Four landlords removed from Fit and Proper Persons’ register

North Lanarkshire Council has removed four landlords from its Fit and Proper Persons’ register as they have past criminal convictions.

The move comes as a result of a partnership approach between the council’s social work services, regeneration services and the police.

The four unfit landlords let properties in the Shotts, Chapelhall, Plains and Airdrie areas of North Lanarkshire, Scotland.

Councillor Helen McKenna, convener of environmental services, said: “We’re one of the first councils in Scotland to use this partnership approach; sharing information, passing it on and, if appropriate, presenting a case to the council’s Licensing Committee.

“There’s an increase in the number of properties being privately let and we have a responsibility to ensure the tenants in these properties are protected. In North Lanarkshire we currently have around 7,500 registered private landlords and they are required to look after their properties, tenants and be fit to take on the responsibilities of a landlord.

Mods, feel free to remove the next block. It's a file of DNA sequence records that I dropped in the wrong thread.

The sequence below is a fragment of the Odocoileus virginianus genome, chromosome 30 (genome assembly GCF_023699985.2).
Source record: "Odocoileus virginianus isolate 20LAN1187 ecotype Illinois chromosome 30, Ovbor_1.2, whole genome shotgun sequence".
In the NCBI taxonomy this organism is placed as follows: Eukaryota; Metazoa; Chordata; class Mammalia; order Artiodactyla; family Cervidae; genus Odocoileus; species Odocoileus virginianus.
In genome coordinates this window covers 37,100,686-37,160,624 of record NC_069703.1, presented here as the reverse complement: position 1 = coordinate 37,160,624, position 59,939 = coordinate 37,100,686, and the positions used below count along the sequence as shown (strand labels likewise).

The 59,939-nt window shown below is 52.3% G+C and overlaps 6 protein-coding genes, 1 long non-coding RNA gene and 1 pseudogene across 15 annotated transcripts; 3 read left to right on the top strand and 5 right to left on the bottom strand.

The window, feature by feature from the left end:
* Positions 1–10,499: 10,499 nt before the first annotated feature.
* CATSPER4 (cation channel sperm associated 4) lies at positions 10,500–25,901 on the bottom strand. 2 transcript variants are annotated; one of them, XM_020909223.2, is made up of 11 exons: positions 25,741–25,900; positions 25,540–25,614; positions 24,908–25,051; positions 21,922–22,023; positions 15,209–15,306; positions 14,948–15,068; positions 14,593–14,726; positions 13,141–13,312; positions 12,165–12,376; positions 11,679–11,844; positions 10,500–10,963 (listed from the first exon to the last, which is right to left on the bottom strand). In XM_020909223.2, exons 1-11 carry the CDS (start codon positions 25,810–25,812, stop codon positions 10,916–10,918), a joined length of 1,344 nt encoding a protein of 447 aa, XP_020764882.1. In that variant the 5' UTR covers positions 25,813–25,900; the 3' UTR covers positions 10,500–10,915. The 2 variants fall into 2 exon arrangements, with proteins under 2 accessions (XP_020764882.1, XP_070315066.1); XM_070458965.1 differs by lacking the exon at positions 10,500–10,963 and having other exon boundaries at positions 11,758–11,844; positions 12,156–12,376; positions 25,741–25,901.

“We’re leading the way by using legislation to remove rogue landlords and will continue to crack down on those who are not fit to be a landlord.”

In order to be registered by a council, each landlord must meet specific ‘Fit and Proper Person’ criteria, specified within legislation. If there is a concern about a landlord’s ability to meet the criteria then they will be referred to the council’s Fit and Proper Person Panel. This panel is chaired by the council’s Environmental Health Manager and includes representation from Housing Services and Police Scotland.

Chief Superintendent Nelson Telfer, local policing commander for Lanarkshire Division, said: “The majority of landlords are law abiding and take pride in their role, some, however, are involved in serious and organised crime and are buying properties as a way to make and launder money.

“Some have convictions relating to serious violence, dishonesty, supply of drugs or sexual offences which we believe merits a partnership review to determine if they are indeed fit and proper.

“We’re causing maximum disruption to those involved in antisocial behaviour as well as serious and organised crime and protecting some of the most vulnerable people in our community.

“This is an excellent example of partnership work in action to protect communities and help keep people safe.”

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